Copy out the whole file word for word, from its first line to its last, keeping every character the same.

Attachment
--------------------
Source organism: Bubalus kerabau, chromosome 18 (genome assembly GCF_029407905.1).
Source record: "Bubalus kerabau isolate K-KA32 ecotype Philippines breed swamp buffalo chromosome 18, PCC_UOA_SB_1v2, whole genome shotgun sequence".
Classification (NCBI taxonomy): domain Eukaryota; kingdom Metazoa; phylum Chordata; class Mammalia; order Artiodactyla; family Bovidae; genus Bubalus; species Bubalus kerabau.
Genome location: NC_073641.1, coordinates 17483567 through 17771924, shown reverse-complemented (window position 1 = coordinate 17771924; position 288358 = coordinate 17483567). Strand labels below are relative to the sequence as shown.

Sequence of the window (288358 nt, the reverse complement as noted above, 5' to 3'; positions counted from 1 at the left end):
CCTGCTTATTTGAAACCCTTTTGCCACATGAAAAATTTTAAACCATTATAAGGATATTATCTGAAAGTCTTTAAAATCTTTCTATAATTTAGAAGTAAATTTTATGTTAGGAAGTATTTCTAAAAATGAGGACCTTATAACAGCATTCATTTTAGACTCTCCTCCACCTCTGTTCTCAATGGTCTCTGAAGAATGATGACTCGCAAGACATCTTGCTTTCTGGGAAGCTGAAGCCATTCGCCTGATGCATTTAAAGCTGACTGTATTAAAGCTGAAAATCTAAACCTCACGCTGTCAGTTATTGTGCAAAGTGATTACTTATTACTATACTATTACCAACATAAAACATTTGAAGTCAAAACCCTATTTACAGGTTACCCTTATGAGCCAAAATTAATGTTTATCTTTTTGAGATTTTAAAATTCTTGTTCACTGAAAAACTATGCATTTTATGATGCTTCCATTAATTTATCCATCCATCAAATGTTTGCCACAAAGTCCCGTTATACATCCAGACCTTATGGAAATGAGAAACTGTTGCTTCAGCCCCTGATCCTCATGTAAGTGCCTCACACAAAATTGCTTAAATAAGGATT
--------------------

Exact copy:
Source organism: Bubalus kerabau, chromosome 18 (genome assembly GCF_029407905.1).
Source record: "Bubalus kerabau isolate K-KA32 ecotype Philippines breed swamp buffalo chromosome 18, PCC_UOA_SB_1v2, whole genome shotgun sequence".
Classification (NCBI taxonomy): domain Eukaryota; kingdom Metazoa; phylum Chordata; class Mammalia; order Artiodactyla; family Bovidae; genus Bubalus; species Bubalus kerabau.
Genome location: NC_073641.1, coordinates 17483567 through 17771924, shown reverse-complemented (window position 1 = coordinate 17771924; position 288358 = coordinate 17483567). Strand labels below are relative to the sequence as shown.

Sequence of the window (288358 nt, the reverse complement as noted above, 5' to 3'; positions counted from 1 at the left end):
CCTGCTTATTTGAAACCCTTTTGCCACATGAAAAATTTTAAACCATTATAAGGATATTATCTGAAAGTCTTTAAAATCTTTCTATAATTTAGAAGTAAATTTTATGTTAGGAAGTATTTCTAAAAATGAGGACCTTATAACAGCATTCATTTTAGACTCTCCTCCACCTCTGTTCTCAATGGTCTCTGAAGAATGATGACTCGCAAGACATCTTGCTTTCTGGGAAGCTGAAGCCATTCGCCTGATGCATTTAAAGCTGACTGTATTAAAGCTGAAAATCTAAACCTCACGCTGTCAGTTATTGTGCAAAGTGATTACTTATTACTATACTATTACCAACATAAAACATTTGAAGTCAAAACCCTATTTACAGGTTACCCTTATGAGCCAAAATTAATGTTTATCTTTTTGAGATTTTAAAATTCTTGTTCACTGAAAAACTATGCATTTTATGATGCTTCCATTAATTTATCCATCCATCAAATGTTTGCCACAAAGTCCCGTTATACATCCAGACCTTATGGAAATGAGAAACTGTTGCTTCAGCCCCTGATCCTCATGTAAGTGCCTCACACAAAATTGCTTAAATAAGGATT